If You Are A Fan of Waste Age, you can thank dozens of people, but resting comfortably at the top of the list is Jerry Schwartz. Jerry may have been publisher of this magazine for more than 25 years, but he referred to himself as a garbageman — a title he took pride in.
By the time I arrived in our industry in 1983, Jerry had established himself as an institution, a waste industry-publishing pioneer since 1968. Three years earlier, he had left our company as publisher of the top magazine in the market, Solid, to join Waste Age, recently purchased by the (NSWMA) from its original owner. Within 18 months he had once again created the dominant magazine in the industry, capturing 75 percent of the advertising market.
Because I competed against Jerry with Solid Waste Management's successor, World Wastes, it was clear that Jerry understood this industry and, more importantly, really enjoyed living in it. I could tell from the opening bell that we were in the ring with a very smart man — maybe because he was outselling our three salesmen 3 to 1 by himself.
Over the next 15 years, I developed great admiration for him, and even though World Wastes had developed into a tough competitor, we became good friends, maybe because he realized that I, too, genuinely enjoyed our industry and its people, and that wasn't going to change. We discussed how our industry was evolving and what that might mean to our readers. Ironically, some of what I learned from Jerry made World Wastes a better magazine and me a better editor.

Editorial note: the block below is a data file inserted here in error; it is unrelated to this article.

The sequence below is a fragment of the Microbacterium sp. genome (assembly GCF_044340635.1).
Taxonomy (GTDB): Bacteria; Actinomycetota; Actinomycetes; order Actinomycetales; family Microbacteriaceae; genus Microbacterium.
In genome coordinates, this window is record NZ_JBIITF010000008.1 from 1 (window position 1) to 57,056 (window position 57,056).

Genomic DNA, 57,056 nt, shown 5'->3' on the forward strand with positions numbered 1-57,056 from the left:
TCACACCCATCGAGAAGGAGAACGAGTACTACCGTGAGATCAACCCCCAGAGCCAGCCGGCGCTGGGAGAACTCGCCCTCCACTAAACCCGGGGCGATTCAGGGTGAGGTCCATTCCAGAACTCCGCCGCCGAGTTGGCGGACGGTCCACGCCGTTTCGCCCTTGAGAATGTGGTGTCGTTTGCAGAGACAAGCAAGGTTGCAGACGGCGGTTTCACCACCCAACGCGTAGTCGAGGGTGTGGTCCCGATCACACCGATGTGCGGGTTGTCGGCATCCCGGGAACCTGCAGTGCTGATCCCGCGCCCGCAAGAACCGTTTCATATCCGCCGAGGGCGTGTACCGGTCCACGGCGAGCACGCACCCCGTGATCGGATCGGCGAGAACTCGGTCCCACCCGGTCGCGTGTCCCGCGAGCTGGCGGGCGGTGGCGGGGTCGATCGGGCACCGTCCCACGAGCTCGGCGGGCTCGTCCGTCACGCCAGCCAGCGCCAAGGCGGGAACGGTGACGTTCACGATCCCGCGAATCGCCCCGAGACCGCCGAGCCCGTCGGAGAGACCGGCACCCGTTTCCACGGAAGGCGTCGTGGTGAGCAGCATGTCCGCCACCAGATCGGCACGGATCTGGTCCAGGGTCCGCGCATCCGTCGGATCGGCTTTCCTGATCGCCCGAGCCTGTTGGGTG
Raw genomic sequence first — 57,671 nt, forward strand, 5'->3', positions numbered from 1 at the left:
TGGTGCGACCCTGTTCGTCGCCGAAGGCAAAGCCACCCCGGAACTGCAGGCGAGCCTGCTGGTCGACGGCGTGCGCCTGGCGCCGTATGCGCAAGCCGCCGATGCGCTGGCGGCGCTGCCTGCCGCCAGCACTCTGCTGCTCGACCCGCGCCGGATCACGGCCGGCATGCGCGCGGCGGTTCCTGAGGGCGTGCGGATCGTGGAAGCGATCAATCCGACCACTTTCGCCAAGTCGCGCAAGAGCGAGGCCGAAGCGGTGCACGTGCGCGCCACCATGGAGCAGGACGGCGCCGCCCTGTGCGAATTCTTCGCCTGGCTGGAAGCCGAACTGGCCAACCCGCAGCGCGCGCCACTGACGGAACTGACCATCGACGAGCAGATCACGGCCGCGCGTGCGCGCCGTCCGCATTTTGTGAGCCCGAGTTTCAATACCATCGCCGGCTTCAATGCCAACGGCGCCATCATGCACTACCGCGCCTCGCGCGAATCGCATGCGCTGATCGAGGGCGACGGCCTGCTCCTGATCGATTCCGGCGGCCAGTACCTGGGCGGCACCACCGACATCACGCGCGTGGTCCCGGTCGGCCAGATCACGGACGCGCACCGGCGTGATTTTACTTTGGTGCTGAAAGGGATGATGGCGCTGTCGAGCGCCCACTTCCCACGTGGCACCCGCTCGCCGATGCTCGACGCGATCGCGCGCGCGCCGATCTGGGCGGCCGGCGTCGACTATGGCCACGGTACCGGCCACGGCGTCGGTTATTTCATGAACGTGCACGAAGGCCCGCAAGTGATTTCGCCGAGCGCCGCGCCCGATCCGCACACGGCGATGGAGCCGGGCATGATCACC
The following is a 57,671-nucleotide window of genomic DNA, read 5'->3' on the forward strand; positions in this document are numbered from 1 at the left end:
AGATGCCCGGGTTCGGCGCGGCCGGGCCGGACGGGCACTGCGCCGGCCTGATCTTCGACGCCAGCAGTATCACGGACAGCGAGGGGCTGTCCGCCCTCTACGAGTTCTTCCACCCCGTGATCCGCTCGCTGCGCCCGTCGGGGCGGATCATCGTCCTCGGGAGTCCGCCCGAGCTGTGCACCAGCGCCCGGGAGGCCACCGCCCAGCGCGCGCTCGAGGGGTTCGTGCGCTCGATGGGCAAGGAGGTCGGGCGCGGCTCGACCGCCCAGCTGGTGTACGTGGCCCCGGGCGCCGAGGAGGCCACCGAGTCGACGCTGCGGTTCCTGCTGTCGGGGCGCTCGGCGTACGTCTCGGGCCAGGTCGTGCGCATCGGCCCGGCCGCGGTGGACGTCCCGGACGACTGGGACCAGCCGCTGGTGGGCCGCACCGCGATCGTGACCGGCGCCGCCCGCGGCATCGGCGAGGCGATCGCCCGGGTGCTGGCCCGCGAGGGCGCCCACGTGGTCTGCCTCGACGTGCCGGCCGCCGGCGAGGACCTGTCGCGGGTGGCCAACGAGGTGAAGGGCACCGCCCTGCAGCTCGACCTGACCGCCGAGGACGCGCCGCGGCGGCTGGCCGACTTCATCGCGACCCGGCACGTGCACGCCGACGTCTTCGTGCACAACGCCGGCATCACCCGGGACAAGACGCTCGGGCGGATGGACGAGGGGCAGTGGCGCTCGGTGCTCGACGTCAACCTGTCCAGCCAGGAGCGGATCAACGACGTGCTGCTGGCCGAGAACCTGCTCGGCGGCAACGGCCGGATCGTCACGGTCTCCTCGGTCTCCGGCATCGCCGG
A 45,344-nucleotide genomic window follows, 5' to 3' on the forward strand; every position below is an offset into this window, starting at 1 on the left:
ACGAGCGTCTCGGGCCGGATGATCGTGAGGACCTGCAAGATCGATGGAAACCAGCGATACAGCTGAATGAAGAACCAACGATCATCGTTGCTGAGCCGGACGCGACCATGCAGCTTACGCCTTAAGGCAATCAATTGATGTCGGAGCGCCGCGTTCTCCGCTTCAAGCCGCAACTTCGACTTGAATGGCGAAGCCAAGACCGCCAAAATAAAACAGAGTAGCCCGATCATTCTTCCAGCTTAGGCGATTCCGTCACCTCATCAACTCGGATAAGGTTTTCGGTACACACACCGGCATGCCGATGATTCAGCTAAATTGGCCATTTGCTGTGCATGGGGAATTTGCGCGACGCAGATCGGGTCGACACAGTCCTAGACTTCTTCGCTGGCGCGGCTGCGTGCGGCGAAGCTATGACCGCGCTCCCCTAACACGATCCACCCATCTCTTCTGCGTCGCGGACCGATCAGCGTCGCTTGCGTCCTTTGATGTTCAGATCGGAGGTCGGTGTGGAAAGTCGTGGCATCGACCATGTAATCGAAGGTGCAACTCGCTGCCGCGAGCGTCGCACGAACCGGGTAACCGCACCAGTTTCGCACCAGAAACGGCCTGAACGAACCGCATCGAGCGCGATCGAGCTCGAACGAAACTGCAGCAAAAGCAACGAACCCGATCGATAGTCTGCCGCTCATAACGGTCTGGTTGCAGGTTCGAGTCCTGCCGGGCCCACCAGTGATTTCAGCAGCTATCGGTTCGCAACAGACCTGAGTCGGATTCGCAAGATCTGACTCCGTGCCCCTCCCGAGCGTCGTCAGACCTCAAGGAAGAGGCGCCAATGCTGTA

Likely, though, Jerry would be pleased knowing that he helped even a competitor because much of his life was spent making ours a better industry, one that commands the respect it deserves. Jerry believed in the critical role of the men and women in the waste industry, and understood that the proper execution of those services was fundamental to the environmental and economic viability of society.
At this year's WasteExpo, Jerry will be inducted posthumously into the Hall of Fame, an institution that he suggested to the NSWMA in 1986. Jerry also was instrumental in creating the Environmental Industry Associations' Driver of the Year Awards, which recognize the significant role played by the refuse truck driver in safety and efficiency.
Recently, Jerry's wife Dorothy said she still has one of his first business cards, which read, “Schwartz is my name, and garbage is my game.” And, after his lifetime of service to the solid waste industry, I can safely say that no one played that game better than Jerry Schwartz.
The author is the editorial director of Waste Age www.wasteage.com